Category Archives: Prompt remedial action

Single act may create hostile work environment, according to Seventh Circuit in Berry v. Chicago Transit Authority

A few days ago, I posted my article on PAR Electrical Contractors, Inc. v. Bevelle , in which the West Virginia Supreme Court ruled that a single episode involving multiple uses of the N-word could create a racially hostile work environment.

The US Court of Appeals for the Seventh Circuit just released an opinion in Berry v. Chicago Transit Authority, – F.3d –, – WL — (7th Cir. August 23, 2010), which raises the similar issue: Can a single instance of sexual harassment create a hostile work environment? And the answer was yes, depending on the circumstances.

Ms. Berry is Sexually Harassed in a Single Incident

Cynthia Berry was an employee at the Chicago Transit Authority. She was on her break and sat at a picnic style table with three male co-workers. A fourth male co-worker, Philip Carmichael, had followed her to the picnic area and ordered Ms. Berry to get up from the table. Offended by Mr. Carmichael’s “commanding tone”, Ms. Berry remained seated. Mr. Carmichael then sat down and “straddled the bench” so he was facing one of the male co-workers at the picnic table, and so that Mr. Carmichael’s back was close to Ms. Berry. The other three male co-workers got up from where they were seated at the picnic table and moved to the other end of the table. Then:

Berry says Carmichael remained where he was seated and began rubbing his back against her shoulder. She jumped up, told him not to rub himself against her, and sat down next to Hardy at the other end of the table. At this point,
Berry says, Marshall began telling her to get up from the table again. Not wanting Marshall to think he could order her around, she remained seated, but began rubbing her temples to compose herself. According to Berry, she next felt Carmichael grabbing her breasts and lifting her up from the bench. Holding her in the air, he rubbed her buttocks against the front of his body—from his chest to his penis—three times before bringing her to the ground with force. Berry landed off-balance, with only one leg on the ground, and says Carmichael then pushed her into a fence. Upset and wanting to avoid any men, she lay down in a bus for the rest of her shift.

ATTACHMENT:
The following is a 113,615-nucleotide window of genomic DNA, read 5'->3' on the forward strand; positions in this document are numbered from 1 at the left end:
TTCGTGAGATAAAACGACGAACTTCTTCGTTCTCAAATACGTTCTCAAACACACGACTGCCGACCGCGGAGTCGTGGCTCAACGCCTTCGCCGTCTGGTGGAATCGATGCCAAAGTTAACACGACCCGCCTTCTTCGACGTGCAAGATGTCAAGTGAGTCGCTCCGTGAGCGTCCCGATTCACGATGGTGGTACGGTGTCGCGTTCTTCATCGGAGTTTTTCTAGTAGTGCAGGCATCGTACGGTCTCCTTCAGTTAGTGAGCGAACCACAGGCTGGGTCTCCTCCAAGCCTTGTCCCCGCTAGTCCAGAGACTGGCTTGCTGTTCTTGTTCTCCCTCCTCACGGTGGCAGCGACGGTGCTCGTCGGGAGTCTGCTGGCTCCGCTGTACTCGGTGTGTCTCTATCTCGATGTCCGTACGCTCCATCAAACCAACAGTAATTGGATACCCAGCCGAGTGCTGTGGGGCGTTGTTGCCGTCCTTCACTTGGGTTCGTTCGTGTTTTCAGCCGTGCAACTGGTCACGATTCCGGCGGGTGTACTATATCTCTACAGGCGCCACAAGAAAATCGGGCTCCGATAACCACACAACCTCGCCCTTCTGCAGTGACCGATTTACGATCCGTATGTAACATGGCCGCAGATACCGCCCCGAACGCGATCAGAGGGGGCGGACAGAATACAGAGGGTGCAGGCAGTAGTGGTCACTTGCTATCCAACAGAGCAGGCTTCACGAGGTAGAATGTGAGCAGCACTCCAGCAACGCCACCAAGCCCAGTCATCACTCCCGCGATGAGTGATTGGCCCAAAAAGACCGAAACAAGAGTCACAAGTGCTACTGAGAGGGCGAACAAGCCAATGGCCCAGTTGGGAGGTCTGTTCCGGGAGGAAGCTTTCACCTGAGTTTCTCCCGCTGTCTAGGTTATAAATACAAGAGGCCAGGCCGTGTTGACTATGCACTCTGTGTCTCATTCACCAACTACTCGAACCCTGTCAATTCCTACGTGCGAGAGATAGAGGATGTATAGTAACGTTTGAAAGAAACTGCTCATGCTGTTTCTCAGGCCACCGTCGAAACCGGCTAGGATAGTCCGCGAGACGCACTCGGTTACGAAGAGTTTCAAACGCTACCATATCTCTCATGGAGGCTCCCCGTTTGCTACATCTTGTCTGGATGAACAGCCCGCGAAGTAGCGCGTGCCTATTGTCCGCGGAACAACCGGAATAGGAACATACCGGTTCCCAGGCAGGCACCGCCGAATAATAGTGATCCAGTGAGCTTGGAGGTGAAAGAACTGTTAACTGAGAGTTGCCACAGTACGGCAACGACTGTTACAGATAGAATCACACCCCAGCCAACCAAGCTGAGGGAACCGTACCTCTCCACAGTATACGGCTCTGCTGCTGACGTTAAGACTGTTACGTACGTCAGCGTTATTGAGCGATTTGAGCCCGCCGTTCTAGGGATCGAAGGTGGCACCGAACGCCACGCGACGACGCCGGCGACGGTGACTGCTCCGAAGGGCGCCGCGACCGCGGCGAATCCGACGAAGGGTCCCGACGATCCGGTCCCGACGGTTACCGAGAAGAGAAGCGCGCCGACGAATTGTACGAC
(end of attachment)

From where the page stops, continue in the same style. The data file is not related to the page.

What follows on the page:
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The disastrous consequences of the N-word in the workplace. Just ask Dr. Laura!

Okay, this article has nothing to do with Dr. Laura Schlessinger and her “rant” in which she used the N-word repeatedly on her radio program when responding to an African-American caller. But the ensuing controversy (see articles for and against Dr. Laura), and her decision to end her long-running radio program, highlight the extraordinary significance of the N-word term in American society.

The West Virginia Supreme Court recently dealt with the N-word in a case that highlights the great risks for employers when that word enters the workplace.

In PAR Electrical Contractors, Inc. v. Bevelle , — W. Va. –, — S.E.2d –, 2010 WL 2244096 (June 3, 2010) (per curiam), the West Virginia Supreme Court dealt with a claim of a racially based hostile work environment under the West Virginia Human Rights Act, and concluded that the West Virginia Human Rights Commission was justified in finding for the employee. The decision was unanimous. Click here for the WV Human Rights Commission‘s decision which was affirmed by the WV Supreme Court.

A Single Day, With the N-Word Again and Again

PAR Electrical was building “giant towers” for a high voltage electrical transmission line. Richard Wayne Bevelle was hired by PAR Electrical on March 22, 2005, and, after working as a “groundman” assembling the tower bases, was assigned to load helicopters with parts to construct the towers (this helicopter job was described as a “gravy job” by the Human Rights Commission). Mr. Bevelle is African-American.

Continue reading The disastrous consequences of the N-word in the workplace. Just ask Dr. Laura!

WV Supreme Court rules that employer’s policy and prompt action protected it against liability; Colgan Air v WV HRC; 10/25/07

West Virginia Capitol Building at Night October 25, 2007: In Colgan Air, Inc. v. West Virginia Human Rights Commission, 221 W. Va. 588, 656 S.E.2d 33 (1977) the West Virginia Supreme Court addressed claims of harassment (based on religion and national origin) and retaliation under the WV Human Rights Act, W. Va. Code § 5-11-1 et seq.

The plaintiff was a pilot, Rao Zahid Khan, who alleged that his co-workers subjected him to frequent derogatory and insulting comments about his national origin and religion (he was Arabic). The West Virginia Supreme Court ruled that Colgan Air (a) was not liable for harassment because it had policies and procedures prohibiting harassment and took swift and decisive action after learning about the harassment, and (b) was not liable for retaliation because Colgan Air terminated the employee (Mr. Khan) for a legitimate and non-discriminatory reason–he failed to pass a mandatory FAA proficiency test for pilots.

Continue reading WV Supreme Court rules that employer’s policy and prompt action protected it against liability; Colgan Air v WV HRC; 10/25/07